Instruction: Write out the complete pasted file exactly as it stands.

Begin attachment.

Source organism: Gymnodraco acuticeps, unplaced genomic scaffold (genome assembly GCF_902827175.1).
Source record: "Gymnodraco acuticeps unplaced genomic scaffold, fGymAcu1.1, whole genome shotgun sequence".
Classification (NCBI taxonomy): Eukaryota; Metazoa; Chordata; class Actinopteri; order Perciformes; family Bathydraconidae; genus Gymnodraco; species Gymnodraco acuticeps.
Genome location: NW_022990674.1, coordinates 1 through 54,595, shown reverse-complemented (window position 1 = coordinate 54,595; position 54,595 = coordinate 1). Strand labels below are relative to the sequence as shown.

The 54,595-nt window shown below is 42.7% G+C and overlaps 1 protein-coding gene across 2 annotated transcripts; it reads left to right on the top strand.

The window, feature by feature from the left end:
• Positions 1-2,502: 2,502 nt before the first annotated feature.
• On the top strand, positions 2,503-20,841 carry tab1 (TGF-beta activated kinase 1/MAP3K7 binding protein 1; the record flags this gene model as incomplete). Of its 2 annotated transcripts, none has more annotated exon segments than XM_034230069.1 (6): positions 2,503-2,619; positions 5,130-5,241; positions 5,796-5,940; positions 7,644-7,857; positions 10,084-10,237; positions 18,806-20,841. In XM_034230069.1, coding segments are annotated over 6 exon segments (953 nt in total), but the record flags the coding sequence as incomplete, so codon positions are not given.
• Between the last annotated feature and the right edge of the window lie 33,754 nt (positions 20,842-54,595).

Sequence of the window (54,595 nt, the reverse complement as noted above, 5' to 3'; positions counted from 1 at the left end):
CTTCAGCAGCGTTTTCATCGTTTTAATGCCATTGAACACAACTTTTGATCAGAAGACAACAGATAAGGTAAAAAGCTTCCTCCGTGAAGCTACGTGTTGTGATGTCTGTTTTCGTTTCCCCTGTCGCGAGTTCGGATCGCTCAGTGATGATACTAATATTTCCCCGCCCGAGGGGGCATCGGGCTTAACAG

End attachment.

Source organism: Gymnodraco acuticeps, unplaced genomic scaffold (genome assembly GCF_902827175.1).
Source record: "Gymnodraco acuticeps unplaced genomic scaffold, fGymAcu1.1, whole genome shotgun sequence".
Classification (NCBI taxonomy): Eukaryota; Metazoa; Chordata; class Actinopteri; order Perciformes; family Bathydraconidae; genus Gymnodraco; species Gymnodraco acuticeps.
Genome location: NW_022990674.1, coordinates 1 through 54,595, shown reverse-complemented (window position 1 = coordinate 54,595; position 54,595 = coordinate 1). Strand labels below are relative to the sequence as shown.

The 54,595-nt window shown below is 42.7% G+C and overlaps 1 protein-coding gene across 2 annotated transcripts; it reads left to right on the top strand.

The window, feature by feature from the left end:
• Positions 1-2,502: 2,502 nt before the first annotated feature.
• On the top strand, positions 2,503-20,841 carry tab1 (TGF-beta activated kinase 1/MAP3K7 binding protein 1; the record flags this gene model as incomplete). Of its 2 annotated transcripts, none has more annotated exon segments than XM_034230069.1 (6): positions 2,503-2,619; positions 5,130-5,241; positions 5,796-5,940; positions 7,644-7,857; positions 10,084-10,237; positions 18,806-20,841. In XM_034230069.1, coding segments are annotated over 6 exon segments (953 nt in total), but the record flags the coding sequence as incomplete, so codon positions are not given.
• Between the last annotated feature and the right edge of the window lie 33,754 nt (positions 20,842-54,595).

Sequence of the window (54,595 nt, the reverse complement as noted above, 5' to 3'; positions counted from 1 at the left end):
CTTCAGCAGCGTTTTCATCGTTTTAATGCCATTGAACACAACTTTTGATCAGAAGACAACAGATAAGGTAAAAAGCTTCCTCCGTGAAGCTACGTGTTGTGATGTCTGTTTTCGTTTCCCCTGTCGCGAGTTCGGATCGCTCAGTGATGATACTAATATTTCCCCGCCCGAGGGGGCATCGGGCTTAACAG